FR030.584169.18 67 32152
FR040.737285.11180152 20
FR050.635328.69175189 16

The morphologies of the beads were very distinct and related to the synthesis process used. A general view of the spherical beads (Fig. 3) shows that they were also different sizes (Table 2). This difference in morphology may depend on the suspension agent used to produce the beads. These agents seemed to influence the surface tension of the dispersal medium (water), modifying the type of network formed and the number of iron particles anchored on the composite surface. Some difference can be noted between the mean diameter value of samples FR01 in Table 2 and their appearance in Fig. 3(a). This may be due to the last stage of the developed image processing method, because the dilatation stage may join the samples, producing no well-defined edge, so that two samples are measured as one. An improvement in the image processing is being developed to overcome this difficulty.

Figure 3.

Photomicrography of the composites described in Table 1 showing a general view of the beads: (a) 1; (b) 2; (c) 3; (d) 4; (e) 5.

Table 2.  Size diameters of the microspheres characterized in Table 1.
CompositeDiameter (10−6 m)No. of samples
FR01121.44 ± 74.24 404
FR02152.27 ± 39.10 283
FR03120.44 ± 46.38 538
FR04103.11 ± 52.06 538
FR05 84.06 ± 31.021483

Small particles are dispersed on the bead surfaces, as seen in Fig. 4(a), in which a backscattered electron detector was used. Because the contrast in this type of image formation is due to differences in the atomic number of the elements in the sample, it was an interesting technique to observe the iron distribution on the spheres. EDX microanalysis was then used to map the dispersed iron on the surface of the spheres, as shown in Fig. 4(b). However, the use of uncoated samples produced variable and unreliable iron responses. Another consequence was local heating of the sample, even at smaller accelerated voltages and higher spot sizes. It is known that both the image quality and the accuracy of X-ray analysis in VP-SEM are often limited by the spread of the primary electron beam due to the introduced gas (Stowe & Robinson, 1998). Moreover, the intensity of a characteristic X-ray line is highly dependent on the primary electron beam landing energy (Reimer, 1985). Toth et al. (2002) have shown that changes in this landing energy can be caused by the electrical field generated by ionized gas molecules located above the sample surface. This effect introduces errors into X-ray microanalysis, which can be alleviated by the provision of efficient ion neutralization routes, as the use of new sample–electrode geometries (Toth et al., 2002). In our case, it was achieved by covering the samples with a conductive gold film, permitting more reliable results be observed (Fig. 4b).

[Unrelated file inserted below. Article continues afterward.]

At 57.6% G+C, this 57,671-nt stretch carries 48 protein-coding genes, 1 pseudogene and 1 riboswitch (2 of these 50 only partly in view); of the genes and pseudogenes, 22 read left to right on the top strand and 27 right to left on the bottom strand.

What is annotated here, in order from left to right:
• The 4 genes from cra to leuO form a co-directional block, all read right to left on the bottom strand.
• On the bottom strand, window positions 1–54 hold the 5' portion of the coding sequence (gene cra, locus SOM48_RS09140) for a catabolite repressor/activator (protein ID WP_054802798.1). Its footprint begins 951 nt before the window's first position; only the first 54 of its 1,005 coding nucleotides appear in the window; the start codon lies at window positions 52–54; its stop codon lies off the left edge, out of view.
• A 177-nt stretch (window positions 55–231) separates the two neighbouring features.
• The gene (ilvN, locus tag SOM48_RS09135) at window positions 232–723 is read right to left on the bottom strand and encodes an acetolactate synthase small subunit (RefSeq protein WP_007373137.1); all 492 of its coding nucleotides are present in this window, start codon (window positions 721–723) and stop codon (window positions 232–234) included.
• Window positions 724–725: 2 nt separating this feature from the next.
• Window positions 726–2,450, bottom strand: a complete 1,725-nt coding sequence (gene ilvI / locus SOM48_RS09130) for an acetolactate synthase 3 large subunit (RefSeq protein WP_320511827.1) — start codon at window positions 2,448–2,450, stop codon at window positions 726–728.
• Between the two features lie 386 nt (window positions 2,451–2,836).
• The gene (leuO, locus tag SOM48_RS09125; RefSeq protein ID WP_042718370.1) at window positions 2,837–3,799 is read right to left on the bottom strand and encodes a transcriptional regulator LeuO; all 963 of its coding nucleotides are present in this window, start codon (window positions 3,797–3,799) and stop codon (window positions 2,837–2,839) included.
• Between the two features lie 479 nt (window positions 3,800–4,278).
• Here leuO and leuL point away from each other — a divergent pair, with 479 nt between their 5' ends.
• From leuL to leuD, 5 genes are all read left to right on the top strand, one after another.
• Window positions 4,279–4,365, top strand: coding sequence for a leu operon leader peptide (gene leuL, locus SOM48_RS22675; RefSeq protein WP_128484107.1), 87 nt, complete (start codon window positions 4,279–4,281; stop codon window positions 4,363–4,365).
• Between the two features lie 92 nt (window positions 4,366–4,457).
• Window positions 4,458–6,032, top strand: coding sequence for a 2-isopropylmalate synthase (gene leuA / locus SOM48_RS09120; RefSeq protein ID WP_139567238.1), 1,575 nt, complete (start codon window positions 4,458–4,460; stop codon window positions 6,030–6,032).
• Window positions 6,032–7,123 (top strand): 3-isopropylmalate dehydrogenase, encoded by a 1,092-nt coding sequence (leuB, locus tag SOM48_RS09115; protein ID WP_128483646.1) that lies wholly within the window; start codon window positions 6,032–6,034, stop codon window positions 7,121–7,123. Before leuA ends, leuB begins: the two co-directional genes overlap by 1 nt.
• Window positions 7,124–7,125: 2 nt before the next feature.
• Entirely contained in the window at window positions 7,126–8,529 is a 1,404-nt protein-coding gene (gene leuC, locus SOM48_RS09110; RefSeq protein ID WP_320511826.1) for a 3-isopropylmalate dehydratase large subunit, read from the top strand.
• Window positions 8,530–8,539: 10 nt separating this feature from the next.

Figure 4.

(a) Backscattered photomicrography of composite 1, showing the iron particles on its surface (magnification: 4500×). (b) Iron EDX map of the region shown in (a).

Conversely, no iron particles were seen in the interior of the beads. We have already shown that the different porogen agents used to increase the size and depth of the pores did not succeed in trapping iron in the interior of the microspheres, which may be very useful to increase the magnetic properties of these composites (Santa Maria et al., 2003a,b). Thus, the iron particles were observed only on the surface of the beads.